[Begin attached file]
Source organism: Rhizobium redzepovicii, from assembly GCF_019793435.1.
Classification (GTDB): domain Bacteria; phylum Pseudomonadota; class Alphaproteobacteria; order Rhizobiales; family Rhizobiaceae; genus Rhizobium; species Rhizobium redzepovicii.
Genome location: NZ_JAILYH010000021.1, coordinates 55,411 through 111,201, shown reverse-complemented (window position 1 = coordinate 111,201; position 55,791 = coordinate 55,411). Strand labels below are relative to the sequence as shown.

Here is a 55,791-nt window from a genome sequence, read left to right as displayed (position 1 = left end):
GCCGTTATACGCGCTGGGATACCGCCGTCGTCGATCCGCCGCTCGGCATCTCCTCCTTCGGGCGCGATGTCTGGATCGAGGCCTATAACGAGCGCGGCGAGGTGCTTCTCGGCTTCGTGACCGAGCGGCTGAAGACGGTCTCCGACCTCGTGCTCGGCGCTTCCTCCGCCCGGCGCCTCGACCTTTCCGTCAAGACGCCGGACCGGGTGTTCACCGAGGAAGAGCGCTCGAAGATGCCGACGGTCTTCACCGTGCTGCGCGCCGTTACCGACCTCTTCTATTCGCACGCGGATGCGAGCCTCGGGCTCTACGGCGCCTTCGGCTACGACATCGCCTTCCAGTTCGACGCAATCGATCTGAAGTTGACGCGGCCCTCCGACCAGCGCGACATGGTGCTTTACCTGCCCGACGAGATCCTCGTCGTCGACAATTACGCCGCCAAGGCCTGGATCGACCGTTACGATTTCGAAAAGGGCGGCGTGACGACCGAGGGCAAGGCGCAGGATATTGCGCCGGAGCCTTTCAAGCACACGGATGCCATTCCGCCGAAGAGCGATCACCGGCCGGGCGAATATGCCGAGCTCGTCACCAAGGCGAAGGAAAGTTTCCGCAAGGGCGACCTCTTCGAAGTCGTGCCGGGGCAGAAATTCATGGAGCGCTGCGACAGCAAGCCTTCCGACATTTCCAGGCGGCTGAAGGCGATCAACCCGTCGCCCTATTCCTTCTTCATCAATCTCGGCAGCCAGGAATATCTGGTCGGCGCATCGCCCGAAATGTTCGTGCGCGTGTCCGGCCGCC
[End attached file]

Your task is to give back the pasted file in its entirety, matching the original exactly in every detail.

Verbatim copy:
Source organism: Rhizobium redzepovicii, from assembly GCF_019793435.1.
Classification (GTDB): domain Bacteria; phylum Pseudomonadota; class Alphaproteobacteria; order Rhizobiales; family Rhizobiaceae; genus Rhizobium; species Rhizobium redzepovicii.
Genome location: NZ_JAILYH010000021.1, coordinates 55,411 through 111,201, shown reverse-complemented (window position 1 = coordinate 111,201; position 55,791 = coordinate 55,411). Strand labels below are relative to the sequence as shown.

Here is a 55,791-nt window from a genome sequence, read left to right as displayed (position 1 = left end):
GCCGTTATACGCGCTGGGATACCGCCGTCGTCGATCCGCCGCTCGGCATCTCCTCCTTCGGGCGCGATGTCTGGATCGAGGCCTATAACGAGCGCGGCGAGGTGCTTCTCGGCTTCGTGACCGAGCGGCTGAAGACGGTCTCCGACCTCGTGCTCGGCGCTTCCTCCGCCCGGCGCCTCGACCTTTCCGTCAAGACGCCGGACCGGGTGTTCACCGAGGAAGAGCGCTCGAAGATGCCGACGGTCTTCACCGTGCTGCGCGCCGTTACCGACCTCTTCTATTCGCACGCGGATGCGAGCCTCGGGCTCTACGGCGCCTTCGGCTACGACATCGCCTTCCAGTTCGACGCAATCGATCTGAAGTTGACGCGGCCCTCCGACCAGCGCGACATGGTGCTTTACCTGCCCGACGAGATCCTCGTCGTCGACAATTACGCCGCCAAGGCCTGGATCGACCGTTACGATTTCGAAAAGGGCGGCGTGACGACCGAGGGCAAGGCGCAGGATATTGCGCCGGAGCCTTTCAAGCACACGGATGCCATTCCGCCGAAGAGCGATCACCGGCCGGGCGAATATGCCGAGCTCGTCACCAAGGCGAAGGAAAGTTTCCGCAAGGGCGACCTCTTCGAAGTCGTGCCGGGGCAGAAATTCATGGAGCGCTGCGACAGCAAGCCTTCCGACATTTCCAGGCGGCTGAAGGCGATCAACCCGTCGCCCTATTCCTTCTTCATCAATCTCGGCAGCCAGGAATATCTGGTCGGCGCATCGCCCGAAATGTTCGTGCGCGTGTCCGGCCGCC